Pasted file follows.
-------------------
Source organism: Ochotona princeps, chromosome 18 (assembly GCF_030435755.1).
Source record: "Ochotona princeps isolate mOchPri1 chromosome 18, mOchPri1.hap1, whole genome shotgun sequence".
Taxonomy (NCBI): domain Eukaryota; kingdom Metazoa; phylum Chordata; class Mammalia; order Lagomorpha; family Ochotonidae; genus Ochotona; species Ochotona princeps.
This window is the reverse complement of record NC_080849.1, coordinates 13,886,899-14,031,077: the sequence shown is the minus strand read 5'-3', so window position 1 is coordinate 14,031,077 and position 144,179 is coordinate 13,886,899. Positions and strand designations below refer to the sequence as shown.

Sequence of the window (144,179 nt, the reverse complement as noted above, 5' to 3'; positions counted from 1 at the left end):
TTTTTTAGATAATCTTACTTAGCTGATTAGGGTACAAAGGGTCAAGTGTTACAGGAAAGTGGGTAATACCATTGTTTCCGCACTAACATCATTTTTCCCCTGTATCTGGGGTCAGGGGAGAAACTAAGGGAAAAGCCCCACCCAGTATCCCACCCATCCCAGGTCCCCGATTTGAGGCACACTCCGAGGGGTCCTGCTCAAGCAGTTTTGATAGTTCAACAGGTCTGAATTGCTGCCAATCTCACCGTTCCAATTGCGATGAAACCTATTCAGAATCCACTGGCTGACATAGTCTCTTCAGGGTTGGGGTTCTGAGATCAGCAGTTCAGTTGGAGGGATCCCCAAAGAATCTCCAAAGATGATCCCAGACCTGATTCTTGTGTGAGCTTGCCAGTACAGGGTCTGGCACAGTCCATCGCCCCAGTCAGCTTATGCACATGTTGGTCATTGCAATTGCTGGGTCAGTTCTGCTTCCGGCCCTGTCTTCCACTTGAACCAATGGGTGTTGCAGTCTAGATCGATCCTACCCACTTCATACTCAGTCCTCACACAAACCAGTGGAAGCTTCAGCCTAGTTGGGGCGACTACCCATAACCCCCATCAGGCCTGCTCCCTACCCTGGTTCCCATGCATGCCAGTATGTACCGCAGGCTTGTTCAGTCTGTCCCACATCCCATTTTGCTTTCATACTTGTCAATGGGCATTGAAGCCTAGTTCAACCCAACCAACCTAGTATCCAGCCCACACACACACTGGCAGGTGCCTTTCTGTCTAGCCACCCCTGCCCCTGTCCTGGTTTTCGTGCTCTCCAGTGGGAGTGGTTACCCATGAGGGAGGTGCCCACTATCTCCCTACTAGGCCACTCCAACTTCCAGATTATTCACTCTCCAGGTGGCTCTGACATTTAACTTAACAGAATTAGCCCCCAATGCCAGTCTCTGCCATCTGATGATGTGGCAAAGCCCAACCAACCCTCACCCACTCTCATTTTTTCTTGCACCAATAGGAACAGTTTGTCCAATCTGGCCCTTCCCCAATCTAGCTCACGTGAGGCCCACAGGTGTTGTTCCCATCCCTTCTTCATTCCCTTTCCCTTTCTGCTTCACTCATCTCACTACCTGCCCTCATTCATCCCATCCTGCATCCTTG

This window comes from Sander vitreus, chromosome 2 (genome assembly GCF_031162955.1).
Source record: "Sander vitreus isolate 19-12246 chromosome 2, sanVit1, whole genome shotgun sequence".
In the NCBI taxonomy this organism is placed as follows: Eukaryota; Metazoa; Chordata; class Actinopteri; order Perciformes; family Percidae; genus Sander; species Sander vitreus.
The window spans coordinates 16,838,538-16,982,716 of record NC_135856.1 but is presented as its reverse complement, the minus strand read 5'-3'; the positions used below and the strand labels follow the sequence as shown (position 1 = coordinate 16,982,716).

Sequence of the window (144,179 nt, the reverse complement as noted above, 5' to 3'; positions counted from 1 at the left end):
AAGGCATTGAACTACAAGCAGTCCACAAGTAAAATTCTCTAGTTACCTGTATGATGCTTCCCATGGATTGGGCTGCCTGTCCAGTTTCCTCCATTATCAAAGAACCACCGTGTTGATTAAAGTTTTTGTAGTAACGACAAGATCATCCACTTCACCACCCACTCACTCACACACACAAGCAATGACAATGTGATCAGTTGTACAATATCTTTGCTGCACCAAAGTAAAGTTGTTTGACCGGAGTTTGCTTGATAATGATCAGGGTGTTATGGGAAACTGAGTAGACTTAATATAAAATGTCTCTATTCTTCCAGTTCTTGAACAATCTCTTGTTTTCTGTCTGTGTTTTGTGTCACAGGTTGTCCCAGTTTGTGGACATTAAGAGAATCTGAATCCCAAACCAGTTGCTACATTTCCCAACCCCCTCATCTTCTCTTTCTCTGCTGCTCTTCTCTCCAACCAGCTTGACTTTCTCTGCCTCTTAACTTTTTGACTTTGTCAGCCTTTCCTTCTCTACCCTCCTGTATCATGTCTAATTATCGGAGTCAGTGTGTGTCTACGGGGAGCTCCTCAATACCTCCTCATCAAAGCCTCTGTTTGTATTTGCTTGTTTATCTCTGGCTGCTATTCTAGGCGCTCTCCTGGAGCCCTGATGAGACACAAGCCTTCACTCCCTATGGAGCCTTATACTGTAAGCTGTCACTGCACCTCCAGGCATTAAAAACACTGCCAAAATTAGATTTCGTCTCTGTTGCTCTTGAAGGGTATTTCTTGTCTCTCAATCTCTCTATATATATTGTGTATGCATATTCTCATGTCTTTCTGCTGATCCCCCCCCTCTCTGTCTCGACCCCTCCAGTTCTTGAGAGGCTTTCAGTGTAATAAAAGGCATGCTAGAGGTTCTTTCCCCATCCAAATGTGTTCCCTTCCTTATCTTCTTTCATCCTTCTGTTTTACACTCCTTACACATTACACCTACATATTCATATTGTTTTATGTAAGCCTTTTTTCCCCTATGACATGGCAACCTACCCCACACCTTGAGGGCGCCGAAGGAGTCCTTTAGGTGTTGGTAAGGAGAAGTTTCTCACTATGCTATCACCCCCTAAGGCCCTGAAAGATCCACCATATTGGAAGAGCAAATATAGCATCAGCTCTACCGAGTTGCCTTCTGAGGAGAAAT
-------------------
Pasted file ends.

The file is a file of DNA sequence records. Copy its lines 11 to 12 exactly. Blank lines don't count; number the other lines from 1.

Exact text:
Sequence of the window (144,179 nt, the reverse complement as noted above, 5' to 3'; positions counted from 1 at the left end):
AAGGCATTGAACTACAAGCAGTCCACAAGTAAAATTCTCTAGTTACCTGTATGATGCTTCCCATGGATTGGGCTGCCTGTCCAGTTTCCTCCATTATCAAAGAACCACCGTGTTGATTAAAGTTTTTGTAGTAACGACAAGATCATCCACTTCACCACCCACTCACTCACACACACAAGCAATGACAATGTGATCAGTTGTACAATATCTTTGCTGCACCAAAGTAAAGTTGTTTGACCGGAGTTTGCTTGATAATGATCAGGGTGTTATGGGAAACTGAGTAGACTTAATATAAAATGTCTCTATTCTTCCAGTTCTTGAACAATCTCTTGTTTTCTGTCTGTGTTTTGTGTCACAGGTTGTCCCAGTTTGTGGACATTAAGAGAATCTGAATCCCAAACCAGTTGCTACATTTCCCAACCCCCTCATCTTCTCTTTCTCTGCTGCTCTTCTCTCCAACCAGCTTGACTTTCTCTGCCTCTTAACTTTTTGACTTTGTCAGCCTTTCCTTCTCTACCCTCCTGTATCATGTCTAATTATCGGAGTCAGTGTGTGTCTACGGGGAGCTCCTCAATACCTCCTCATCAAAGCCTCTGTTTGTATTTGCTTGTTTATCTCTGGCTGCTATTCTAGGCGCTCTCCTGGAGCCCTGATGAGACACAAGCCTTCACTCCCTATGGAGCCTTATACTGTAAGCTGTCACTGCACCTCCAGGCATTAAAAACACTGCCAAAATTAGATTTCGTCTCTGTTGCTCTTGAAGGGTATTTCTTGTCTCTCAATCTCTCTATATATATTGTGTATGCATATTCTCATGTCTTTCTGCTGATCCCCCCCCTCTCTGTCTCGACCCCTCCAGTTCTTGAGAGGCTTTCAGTGTAATAAAAGGCATGCTAGAGGTTCTTTCCCCATCCAAATGTGTTCCCTTCCTTATCTTCTTTCATCCTTCTGTTTTACACTCCTTACACATTACACCTACATATTCATATTGTTTTATGTAAGCCTTTTTTCCCCTATGACATGGCAACCTACCCCACACCTTGAGGGCGCCGAAGGAGTCCTTTAGGTGTTGGTAAGGAGAAGTTTCTCACTATGCTATCACCCCCTAAGGCCCTGAAAGATCCACCATATTGGAAGAGCAAATATAGCATCAGCTCTACCGAGTTGCCTTCTGAGGAGAAAT